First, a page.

What the Dickens! Victorian desserts make a glorious comeback as Brits turn to comfort food in hard times

6 Feb

British bakers are turning to Victorian desserts in a bid to banish money worries.

Spotted dick, Bakewell tart and steamed treacle puds are all leading a remarkable revival that comes during the bicentenary of the birth of the period’s eminent author Charles Dickens.

Experts say the renaissance of vintage favourites, which also includes coconut pudding, Eve’s pudding and Bramley apple tart, points at people turning to comfort food during uncertain times.

spotted dick

Popular again: Spotted Dick (above) is among a number of Victorian favourites experiencing a revival as Brits seek to overcome money troubles


Food historian Caroline Yeldham said Victorian puddings went out of fashion in the 1920s and 1930s because of the time it took to make them.

Better refrigeration techniques also meant that simpler and lighter sweets, such as ice cream, could be kept easier.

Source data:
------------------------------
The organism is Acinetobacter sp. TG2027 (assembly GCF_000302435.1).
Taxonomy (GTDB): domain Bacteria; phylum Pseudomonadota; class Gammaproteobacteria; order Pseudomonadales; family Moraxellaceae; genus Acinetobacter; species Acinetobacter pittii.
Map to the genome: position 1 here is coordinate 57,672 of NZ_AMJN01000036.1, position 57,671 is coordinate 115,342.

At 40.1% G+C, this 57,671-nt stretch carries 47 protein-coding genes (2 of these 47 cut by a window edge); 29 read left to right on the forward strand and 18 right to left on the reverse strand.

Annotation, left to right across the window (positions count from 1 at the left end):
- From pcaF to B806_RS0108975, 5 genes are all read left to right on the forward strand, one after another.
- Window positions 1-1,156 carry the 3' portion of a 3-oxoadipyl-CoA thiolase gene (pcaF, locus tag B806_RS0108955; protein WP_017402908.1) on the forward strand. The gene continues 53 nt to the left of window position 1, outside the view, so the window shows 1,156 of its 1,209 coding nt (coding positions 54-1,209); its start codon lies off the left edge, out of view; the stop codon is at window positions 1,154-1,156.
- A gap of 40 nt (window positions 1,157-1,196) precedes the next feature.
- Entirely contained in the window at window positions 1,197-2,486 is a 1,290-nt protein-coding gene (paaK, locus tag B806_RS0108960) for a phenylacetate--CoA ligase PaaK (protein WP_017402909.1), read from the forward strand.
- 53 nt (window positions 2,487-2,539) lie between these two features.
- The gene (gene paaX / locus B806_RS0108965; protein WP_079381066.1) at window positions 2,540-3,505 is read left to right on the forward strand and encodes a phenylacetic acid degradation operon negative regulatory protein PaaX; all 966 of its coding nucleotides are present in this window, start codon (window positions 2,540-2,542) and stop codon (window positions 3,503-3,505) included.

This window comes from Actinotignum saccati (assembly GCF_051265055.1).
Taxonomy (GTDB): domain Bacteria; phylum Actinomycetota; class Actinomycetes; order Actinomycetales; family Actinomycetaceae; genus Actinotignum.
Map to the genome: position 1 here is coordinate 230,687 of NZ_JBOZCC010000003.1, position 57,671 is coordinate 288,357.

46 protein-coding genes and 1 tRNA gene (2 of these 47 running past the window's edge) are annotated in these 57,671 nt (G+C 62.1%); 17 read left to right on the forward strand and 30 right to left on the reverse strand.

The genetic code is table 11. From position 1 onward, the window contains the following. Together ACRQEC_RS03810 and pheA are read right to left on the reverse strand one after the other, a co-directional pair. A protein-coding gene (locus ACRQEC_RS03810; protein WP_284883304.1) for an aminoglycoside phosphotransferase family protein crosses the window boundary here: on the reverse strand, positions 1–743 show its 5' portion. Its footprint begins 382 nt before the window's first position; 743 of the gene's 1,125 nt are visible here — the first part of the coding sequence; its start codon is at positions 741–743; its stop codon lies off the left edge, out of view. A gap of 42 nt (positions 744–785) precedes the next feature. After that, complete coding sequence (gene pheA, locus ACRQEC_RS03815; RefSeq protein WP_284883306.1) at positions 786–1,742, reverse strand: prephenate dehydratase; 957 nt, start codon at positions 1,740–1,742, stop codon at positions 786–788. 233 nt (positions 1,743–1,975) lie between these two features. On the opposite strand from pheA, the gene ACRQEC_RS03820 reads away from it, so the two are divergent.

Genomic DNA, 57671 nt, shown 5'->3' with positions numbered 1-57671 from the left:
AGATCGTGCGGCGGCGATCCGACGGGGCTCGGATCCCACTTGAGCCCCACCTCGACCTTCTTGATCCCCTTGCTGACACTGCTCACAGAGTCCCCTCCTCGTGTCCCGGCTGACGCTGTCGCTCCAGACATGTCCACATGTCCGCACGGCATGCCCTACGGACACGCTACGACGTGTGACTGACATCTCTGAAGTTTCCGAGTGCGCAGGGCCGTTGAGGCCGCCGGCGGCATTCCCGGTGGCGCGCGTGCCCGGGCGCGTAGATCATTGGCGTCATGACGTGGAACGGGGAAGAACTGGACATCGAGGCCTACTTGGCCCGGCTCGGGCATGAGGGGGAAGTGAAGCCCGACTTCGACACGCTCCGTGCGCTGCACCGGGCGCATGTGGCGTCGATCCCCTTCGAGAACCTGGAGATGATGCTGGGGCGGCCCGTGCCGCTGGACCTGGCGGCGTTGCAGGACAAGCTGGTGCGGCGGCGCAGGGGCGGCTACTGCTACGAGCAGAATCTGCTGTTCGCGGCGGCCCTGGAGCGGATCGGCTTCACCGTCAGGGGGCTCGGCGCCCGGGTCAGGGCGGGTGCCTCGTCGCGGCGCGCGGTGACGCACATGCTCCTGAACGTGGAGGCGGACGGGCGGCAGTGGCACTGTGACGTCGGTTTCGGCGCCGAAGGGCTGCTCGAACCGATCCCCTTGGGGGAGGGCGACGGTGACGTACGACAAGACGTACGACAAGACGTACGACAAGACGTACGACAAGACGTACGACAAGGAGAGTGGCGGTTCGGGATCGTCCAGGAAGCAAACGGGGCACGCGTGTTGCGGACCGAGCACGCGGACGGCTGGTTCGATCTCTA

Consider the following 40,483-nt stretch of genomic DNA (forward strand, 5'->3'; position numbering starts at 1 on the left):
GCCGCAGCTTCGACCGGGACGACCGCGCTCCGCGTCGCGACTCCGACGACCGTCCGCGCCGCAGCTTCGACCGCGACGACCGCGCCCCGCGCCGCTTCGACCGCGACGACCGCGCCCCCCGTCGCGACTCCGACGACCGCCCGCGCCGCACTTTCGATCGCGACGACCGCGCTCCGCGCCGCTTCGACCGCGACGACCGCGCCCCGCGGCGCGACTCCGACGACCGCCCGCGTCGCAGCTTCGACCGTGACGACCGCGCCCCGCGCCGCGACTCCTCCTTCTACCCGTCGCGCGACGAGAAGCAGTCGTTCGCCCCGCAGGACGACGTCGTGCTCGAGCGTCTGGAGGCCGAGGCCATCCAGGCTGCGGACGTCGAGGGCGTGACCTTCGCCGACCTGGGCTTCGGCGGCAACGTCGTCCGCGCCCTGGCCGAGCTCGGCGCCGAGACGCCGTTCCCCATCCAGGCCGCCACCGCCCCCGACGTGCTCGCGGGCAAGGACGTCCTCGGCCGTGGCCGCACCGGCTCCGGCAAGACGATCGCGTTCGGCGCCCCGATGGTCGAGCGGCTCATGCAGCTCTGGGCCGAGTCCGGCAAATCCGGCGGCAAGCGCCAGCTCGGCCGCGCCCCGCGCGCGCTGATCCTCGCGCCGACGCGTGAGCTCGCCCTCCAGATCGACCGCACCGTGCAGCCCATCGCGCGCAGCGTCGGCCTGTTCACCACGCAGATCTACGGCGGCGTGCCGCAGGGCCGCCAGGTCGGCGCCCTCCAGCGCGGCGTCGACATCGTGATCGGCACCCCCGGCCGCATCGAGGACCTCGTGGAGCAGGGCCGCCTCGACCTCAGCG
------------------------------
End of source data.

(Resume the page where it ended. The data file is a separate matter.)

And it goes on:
‘The Victorian era was a time of boom and bust. It was of irresponsible bankers and businessmen, as satirised in Anthony Trollope’s The Way We Live Now,’ she told the Independent on Sunday


Flying off the shelves: Waitrose has reported big rises in sales of traditional desserts such as Bakewell tarts, Eve’s pudding and apple tarts

‘What people wanted from their food was comfort, and this is solid, comforting food.’

Leading retailers seem to agree, with Asda saying sales of steamed puddings in jam, coconut and syrup flavours are up 33 per cent year on year

Sponge and currant spotted dick is up 39 per cent on last year, bread and butter pudding up 25 per cent and Bramley apple crumble up 56 per cent.BBC GETTY IMAGES

Waitrose has also seen similar rises, with Bakewell tart up 43 per cent, treacle tart up 30 per cent and Eve’s pudding, made with apple and sponge, up 23 per cent.

High-brow restaurants, including Heston Blumenthal’s Dinner and Mark Hix’s eatery, are also introducing the cuisine.

Ronnie Murray, group pastry chef at Hix Restaurants, said: ‘We are going back to old classics, reinventing those and making sure they’re done really well.’

And the National Trust, who worked with Yeldham and breadmakers Allinson in reviving the lemon-flavoured Winifred pudding, is now selling it at its properties nationwide.

It is based on a recipe by Victorian breadmaker and former doctor Thomas Allinson, who was struck off the medical register in 1892 for his radical views which saw him promoting healthy eating.



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